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moon, the kauila days were assigned first to Ku; at the rounding of the moon to Hua; and at the waning of the moon to Kanaloa, Kane and Lono, in that order.
Services to Ku on the human sacrifice or "war" heiau were confined to the period between the spring equinox and the summer solstice, between April and June. Human sacrifices were restricted to luakini ceremonies on the heiau po'okanaka (human sacrifice) or heiau kaua (war temple), dedicated to Ku as patron deity of warrior chiefs. The quantity of human sacrifices varies in accounts from three to as many as twenty-six for building or consecrating the luakini po'okanaka. Since criminals who broke the kapu akua supplied the sacrificial numbers, and since these ceremonies only took place when the community went to war or when the ruling chief sickened and died from sorcery, the impression is allowed that people were not being carried off to the execution altars every year, but it would seem that the chiefs and priests kept note of who in the community skipped the services or disturbed the peace. This does not rule out the likelihood that chiefs could revenge themselves easily upon their opposition. So, it is interesting once again to note how the society provided the escape hatch: first, in the form of the pu'uhonua "cities of refuge" dedicated to Lono, wherein criminals were granted full mercy from violations of the kapu akua that brought the death penalty in judgment upon them; and again in the right of any man to remove himself and his family from his ali'i and move out of his constituent 'ohana to any other district or island beyond the reach of revengeful overlords. What of those, however, who knowingly stayed and accepted their lot, unless taken unawares by the priests? From several accounts (particularly that of the penitent behavior of men in Kamehameha's army who were sacrificed before the Battle of Nu'uanu in the heiau Papa'ena'ena on O'ahu) it would seem that compliance was consistent with religious beliefs, that proper restitution was owing to society and the 'aumakua by willingness to admit wrongdoing and to suffer punishment order to reach eternal existence as living spirit, absolved finally of crime.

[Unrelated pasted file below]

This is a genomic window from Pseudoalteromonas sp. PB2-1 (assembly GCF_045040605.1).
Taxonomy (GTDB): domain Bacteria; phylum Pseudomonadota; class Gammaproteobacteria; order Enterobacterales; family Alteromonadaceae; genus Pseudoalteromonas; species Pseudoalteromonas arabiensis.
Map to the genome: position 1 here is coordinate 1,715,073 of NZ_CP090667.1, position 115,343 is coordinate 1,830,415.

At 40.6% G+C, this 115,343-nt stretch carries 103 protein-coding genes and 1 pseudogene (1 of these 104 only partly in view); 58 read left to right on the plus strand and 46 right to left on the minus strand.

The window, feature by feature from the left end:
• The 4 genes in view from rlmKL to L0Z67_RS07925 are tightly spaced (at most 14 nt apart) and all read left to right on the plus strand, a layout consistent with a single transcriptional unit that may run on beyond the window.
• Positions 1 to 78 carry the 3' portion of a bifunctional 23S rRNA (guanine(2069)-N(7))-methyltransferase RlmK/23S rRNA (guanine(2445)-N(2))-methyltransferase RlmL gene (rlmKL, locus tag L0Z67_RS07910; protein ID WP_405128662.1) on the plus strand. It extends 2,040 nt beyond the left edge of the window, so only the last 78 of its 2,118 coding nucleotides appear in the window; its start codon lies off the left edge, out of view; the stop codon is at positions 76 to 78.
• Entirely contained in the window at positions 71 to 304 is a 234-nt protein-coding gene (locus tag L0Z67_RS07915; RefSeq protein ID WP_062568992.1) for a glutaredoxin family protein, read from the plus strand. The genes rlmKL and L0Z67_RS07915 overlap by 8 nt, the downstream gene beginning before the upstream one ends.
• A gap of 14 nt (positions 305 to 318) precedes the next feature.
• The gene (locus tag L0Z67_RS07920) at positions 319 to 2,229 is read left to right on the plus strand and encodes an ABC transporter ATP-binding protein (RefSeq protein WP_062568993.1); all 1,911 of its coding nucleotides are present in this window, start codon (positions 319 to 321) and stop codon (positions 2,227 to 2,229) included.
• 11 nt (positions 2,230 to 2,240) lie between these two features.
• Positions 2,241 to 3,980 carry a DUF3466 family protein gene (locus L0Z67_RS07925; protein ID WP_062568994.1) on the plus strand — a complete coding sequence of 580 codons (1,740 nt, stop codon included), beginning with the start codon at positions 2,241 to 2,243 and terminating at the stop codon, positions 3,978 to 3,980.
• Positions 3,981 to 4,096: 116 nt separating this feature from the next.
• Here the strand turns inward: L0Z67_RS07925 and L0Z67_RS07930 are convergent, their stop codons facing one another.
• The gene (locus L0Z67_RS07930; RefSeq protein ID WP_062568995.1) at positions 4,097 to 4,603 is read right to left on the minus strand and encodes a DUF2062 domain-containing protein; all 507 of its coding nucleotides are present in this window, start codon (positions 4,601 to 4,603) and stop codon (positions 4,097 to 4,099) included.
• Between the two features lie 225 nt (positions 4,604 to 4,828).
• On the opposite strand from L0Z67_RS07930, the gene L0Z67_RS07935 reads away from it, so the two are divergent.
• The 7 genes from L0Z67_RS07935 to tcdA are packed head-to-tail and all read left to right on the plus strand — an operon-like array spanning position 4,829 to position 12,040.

Overthrow of the Kapu System in 1819
Within six months after the death of Kamehameha the Great in May of 1819, the chiefesses Keopuolani and Ka'ahumanu, surviving wives of Kamehameha I, publicly ate with the young chiefs Liholiho (then Kamehameh II) and his younger brother Kauikeaouli (not yet Kamehameha III), in defiance of the 'ai kapu, or sacred law against men and women eating together. This act of the chiefesses and young chiefs ushered in the 'ai noa, or "free eating," that eliminated the death penalty for criminal infractions by breakers of this law through execution on the heiau as human sacrifices.
This was not the first breach by the ali'i in customary law requiring capital punishment for breaking of the kapu akua. Human sacrifice as the moe-pu'u custom, a kind of "self-immolation," was required of the chief's closest companions in life as demonstration of loyalty to a king upon his death. It placed the strain of heroism on the ali'i to demonstrate to their peers and to their subjects that they were not afraid to die for their lords, although practicality would demand these heroic actions from those ranks nearest the king in age or those who had seen many wars, defeats and victories, with him. If none, however, volunteered within specific allowances of time, then the moe-pu'u death companions were forcibly taken from the community at will. In
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